International Chagas Day: MSF begins work in Monteagudo in Chuquisaca, Bolivia

In Chujllas, patient Hilario was chosen to help the MSF staff monitor the situation in the community. Those who find vinchucas at their homes, inform him so that he can report it to the authorities.
MSF
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SUCRE, BOLIVIA/NEW YORKDoctors Without Borders/Médecins Sans Frontières (MSF) is launching a new project to ensure that people can be diagnosed and treated for Chagas disease in the town of Monteagudo, in the Chuquisaca department of southern Bolivia. In partnership with local health care institutions, the international medical humanitarian organization will develop a comprehensive care model for primary and secondary care that will be integrated into the existing health care system.

"This partnership model aims to achieve greater empowerment for national authorities and, therefore, improve the sustainability of the program over time," said Martin Cazenave, MSF general coordinator in the country. "The idea is that the intervention model be replicated in the future in other municipalities and without the need for MSF’s direct participation."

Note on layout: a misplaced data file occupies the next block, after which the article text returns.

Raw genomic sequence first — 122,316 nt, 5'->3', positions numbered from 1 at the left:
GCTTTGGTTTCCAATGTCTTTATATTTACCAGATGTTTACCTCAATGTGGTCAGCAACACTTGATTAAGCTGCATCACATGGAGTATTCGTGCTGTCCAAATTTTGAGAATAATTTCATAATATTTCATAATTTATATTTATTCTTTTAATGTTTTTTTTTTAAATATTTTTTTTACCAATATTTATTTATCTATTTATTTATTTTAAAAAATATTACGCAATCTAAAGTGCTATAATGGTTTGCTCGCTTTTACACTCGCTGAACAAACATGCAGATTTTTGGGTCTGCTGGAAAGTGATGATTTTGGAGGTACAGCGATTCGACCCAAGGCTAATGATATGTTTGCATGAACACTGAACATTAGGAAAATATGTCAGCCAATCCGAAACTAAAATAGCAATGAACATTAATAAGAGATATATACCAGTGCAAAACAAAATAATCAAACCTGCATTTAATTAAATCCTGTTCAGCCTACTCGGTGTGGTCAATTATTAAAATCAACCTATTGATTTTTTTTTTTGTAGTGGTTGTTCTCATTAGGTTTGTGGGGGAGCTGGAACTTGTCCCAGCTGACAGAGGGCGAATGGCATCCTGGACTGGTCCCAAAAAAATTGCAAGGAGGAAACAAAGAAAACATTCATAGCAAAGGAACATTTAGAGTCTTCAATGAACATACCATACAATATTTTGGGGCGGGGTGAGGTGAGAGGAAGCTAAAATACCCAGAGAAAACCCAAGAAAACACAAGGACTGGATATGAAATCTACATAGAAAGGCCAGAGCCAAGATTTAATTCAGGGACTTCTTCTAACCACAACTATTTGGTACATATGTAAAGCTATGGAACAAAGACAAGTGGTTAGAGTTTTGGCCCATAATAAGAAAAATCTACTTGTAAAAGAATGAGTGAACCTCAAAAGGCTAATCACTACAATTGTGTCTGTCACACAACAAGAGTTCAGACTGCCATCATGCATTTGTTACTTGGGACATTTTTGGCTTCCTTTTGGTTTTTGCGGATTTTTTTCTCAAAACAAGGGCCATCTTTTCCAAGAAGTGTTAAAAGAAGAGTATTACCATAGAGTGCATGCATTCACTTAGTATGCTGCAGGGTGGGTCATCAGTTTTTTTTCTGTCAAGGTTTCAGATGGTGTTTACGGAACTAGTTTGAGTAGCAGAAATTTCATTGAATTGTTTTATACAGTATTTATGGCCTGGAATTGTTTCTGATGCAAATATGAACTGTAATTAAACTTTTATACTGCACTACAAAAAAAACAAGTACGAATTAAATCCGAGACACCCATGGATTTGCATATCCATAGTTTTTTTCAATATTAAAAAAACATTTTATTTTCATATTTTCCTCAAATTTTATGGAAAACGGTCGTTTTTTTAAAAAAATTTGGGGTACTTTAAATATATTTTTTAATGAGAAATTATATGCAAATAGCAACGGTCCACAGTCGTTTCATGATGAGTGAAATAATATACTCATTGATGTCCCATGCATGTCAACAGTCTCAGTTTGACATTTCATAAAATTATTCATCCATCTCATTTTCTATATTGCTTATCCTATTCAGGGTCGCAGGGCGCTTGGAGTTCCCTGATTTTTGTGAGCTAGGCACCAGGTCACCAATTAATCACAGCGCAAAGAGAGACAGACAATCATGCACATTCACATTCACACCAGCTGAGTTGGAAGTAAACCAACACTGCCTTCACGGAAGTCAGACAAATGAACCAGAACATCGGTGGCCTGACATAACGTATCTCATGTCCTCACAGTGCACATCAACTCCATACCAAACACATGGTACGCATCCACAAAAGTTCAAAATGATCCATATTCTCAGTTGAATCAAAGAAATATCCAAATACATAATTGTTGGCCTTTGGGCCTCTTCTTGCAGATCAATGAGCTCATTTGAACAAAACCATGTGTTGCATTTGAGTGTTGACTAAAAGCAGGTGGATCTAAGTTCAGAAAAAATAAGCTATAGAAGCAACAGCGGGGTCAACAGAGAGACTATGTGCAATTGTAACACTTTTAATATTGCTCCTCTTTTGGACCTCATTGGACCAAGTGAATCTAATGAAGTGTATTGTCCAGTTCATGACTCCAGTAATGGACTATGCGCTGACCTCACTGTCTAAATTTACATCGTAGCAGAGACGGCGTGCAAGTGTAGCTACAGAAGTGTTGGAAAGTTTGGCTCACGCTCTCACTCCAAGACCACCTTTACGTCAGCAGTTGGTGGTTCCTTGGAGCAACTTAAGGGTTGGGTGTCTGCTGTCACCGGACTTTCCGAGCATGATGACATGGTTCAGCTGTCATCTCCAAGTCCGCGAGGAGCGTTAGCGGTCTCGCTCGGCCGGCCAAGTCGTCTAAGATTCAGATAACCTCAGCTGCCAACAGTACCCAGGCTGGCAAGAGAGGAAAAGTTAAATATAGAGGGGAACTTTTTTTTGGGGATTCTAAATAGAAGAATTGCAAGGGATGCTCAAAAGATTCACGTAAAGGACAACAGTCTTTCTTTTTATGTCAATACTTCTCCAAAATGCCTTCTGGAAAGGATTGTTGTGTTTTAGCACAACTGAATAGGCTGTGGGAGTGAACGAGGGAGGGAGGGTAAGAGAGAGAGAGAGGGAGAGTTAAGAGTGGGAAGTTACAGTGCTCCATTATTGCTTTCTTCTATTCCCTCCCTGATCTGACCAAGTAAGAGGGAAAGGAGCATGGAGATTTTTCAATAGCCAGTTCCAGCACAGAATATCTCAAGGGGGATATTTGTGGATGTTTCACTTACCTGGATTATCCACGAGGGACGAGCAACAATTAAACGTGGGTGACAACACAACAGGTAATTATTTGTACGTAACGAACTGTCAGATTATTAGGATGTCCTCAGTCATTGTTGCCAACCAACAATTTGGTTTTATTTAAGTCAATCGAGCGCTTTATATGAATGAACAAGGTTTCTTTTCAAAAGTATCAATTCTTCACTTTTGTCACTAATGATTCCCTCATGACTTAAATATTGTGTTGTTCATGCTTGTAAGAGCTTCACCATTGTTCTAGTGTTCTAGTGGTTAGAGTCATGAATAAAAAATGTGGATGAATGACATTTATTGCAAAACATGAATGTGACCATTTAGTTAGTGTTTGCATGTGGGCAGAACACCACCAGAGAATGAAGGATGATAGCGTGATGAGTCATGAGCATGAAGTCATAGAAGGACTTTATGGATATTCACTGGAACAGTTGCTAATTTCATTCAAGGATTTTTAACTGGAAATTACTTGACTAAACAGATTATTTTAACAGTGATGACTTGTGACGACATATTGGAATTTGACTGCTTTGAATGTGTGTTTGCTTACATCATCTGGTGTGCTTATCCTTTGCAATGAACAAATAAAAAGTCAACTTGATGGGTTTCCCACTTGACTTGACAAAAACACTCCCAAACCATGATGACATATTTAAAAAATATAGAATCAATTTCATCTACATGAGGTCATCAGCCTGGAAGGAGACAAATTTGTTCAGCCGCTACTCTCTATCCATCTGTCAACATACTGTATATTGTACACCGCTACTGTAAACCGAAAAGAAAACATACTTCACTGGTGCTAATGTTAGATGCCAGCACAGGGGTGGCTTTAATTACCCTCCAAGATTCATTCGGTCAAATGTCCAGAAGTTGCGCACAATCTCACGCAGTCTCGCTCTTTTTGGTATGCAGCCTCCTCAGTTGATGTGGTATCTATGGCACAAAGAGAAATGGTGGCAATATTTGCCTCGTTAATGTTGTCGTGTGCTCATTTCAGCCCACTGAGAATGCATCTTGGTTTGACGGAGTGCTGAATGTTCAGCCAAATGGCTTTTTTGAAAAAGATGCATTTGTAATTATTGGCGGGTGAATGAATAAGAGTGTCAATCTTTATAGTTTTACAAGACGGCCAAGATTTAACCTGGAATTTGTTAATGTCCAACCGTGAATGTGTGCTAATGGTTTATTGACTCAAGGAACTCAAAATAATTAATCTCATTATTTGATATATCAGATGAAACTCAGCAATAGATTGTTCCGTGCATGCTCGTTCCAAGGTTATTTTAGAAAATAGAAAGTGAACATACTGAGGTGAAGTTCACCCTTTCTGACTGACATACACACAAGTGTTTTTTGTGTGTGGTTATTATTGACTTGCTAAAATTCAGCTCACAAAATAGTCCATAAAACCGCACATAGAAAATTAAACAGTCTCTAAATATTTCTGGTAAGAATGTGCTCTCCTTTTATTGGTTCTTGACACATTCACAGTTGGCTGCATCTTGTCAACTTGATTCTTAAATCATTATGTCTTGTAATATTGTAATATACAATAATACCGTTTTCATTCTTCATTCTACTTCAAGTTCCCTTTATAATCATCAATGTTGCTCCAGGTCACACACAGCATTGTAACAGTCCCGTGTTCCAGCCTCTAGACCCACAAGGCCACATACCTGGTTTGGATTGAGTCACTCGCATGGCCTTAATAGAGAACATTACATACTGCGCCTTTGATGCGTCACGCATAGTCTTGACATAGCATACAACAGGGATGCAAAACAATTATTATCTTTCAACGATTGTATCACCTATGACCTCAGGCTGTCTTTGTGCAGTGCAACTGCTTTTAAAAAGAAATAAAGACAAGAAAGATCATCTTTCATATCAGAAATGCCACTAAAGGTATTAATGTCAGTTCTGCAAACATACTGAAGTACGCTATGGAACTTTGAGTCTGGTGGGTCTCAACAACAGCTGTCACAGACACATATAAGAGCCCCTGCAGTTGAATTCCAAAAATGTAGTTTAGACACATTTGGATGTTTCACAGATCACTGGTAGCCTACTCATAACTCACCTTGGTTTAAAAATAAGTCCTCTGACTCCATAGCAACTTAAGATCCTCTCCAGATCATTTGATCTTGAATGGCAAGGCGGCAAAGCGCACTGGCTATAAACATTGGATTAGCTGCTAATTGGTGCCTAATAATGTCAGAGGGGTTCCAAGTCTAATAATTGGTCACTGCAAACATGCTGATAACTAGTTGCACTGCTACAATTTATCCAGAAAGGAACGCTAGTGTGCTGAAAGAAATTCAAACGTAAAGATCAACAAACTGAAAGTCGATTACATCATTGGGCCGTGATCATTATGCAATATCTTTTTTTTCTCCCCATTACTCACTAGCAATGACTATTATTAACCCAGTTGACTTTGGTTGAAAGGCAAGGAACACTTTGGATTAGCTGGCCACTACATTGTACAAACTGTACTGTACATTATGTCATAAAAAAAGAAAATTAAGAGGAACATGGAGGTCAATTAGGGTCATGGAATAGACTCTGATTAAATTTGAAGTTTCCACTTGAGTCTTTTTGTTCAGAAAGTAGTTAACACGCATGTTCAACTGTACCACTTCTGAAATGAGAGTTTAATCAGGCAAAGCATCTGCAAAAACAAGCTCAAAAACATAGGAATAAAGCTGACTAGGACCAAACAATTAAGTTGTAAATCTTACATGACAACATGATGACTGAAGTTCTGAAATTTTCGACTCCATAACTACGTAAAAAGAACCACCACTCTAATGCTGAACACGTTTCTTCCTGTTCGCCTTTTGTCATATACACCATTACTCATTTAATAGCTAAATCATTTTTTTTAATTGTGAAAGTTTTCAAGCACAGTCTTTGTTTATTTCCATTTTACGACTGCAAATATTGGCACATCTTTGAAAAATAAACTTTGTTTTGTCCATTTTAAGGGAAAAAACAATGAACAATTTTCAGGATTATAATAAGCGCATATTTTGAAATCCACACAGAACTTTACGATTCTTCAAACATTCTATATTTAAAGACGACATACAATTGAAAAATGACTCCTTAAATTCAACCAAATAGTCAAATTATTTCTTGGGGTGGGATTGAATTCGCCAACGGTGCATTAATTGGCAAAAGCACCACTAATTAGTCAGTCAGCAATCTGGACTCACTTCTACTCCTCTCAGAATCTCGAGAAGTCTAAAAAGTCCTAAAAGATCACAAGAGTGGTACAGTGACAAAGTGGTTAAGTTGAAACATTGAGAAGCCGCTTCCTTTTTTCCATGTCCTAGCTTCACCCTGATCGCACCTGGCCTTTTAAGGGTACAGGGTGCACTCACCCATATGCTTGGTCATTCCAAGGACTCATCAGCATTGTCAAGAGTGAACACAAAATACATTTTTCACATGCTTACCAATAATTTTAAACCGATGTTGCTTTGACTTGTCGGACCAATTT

Last March, MSF offered an introductory workshop on diagnosing and treating Chagas disease for health care staff in the municipality, which was also attended by staff from the surrounding areas. 

"The enthusiasm and participation far exceeded our expectations," said Cazenave. "About 130 people attended. If we have ever underestimated the interest of health personnel in areas affected by Chagas disease, this was enough to show that we were wrong."

This workshop forms part of the training activities that the organization will carry out, in addition to providing technical support to the health care system in order to improve access to diagnosis and treatment. 

The new project in Monteagudo will last two years, until the end of 2016.

Currently, Chuquisaca has the greatest prevalence of Chagas in the country, along with Cochabamba, Santa Cruz, and Tarija. The main vector, Triatoma infestans, originates from these areas and has proven itself to be highly adaptable, which makes it more difficult to control the bugs that transmit the disease, as well as tackle the disease itself in a comprehensive manner.

MSF has worked in Bolivia since 1986. It is estimated that over one million people suffer from Chagas disease in Bolivia. Since 2002, MSF has worked continuously on Chagas programs in Bolivia, where less than 4 percent of sufferers receive the treatment they need.

In Chujllas, patient Hilario was chosen to help the MSF staff monitor the situation in the community. Those who find vinchucas at their homes, inform him so that he can report it to the authorities.
MSF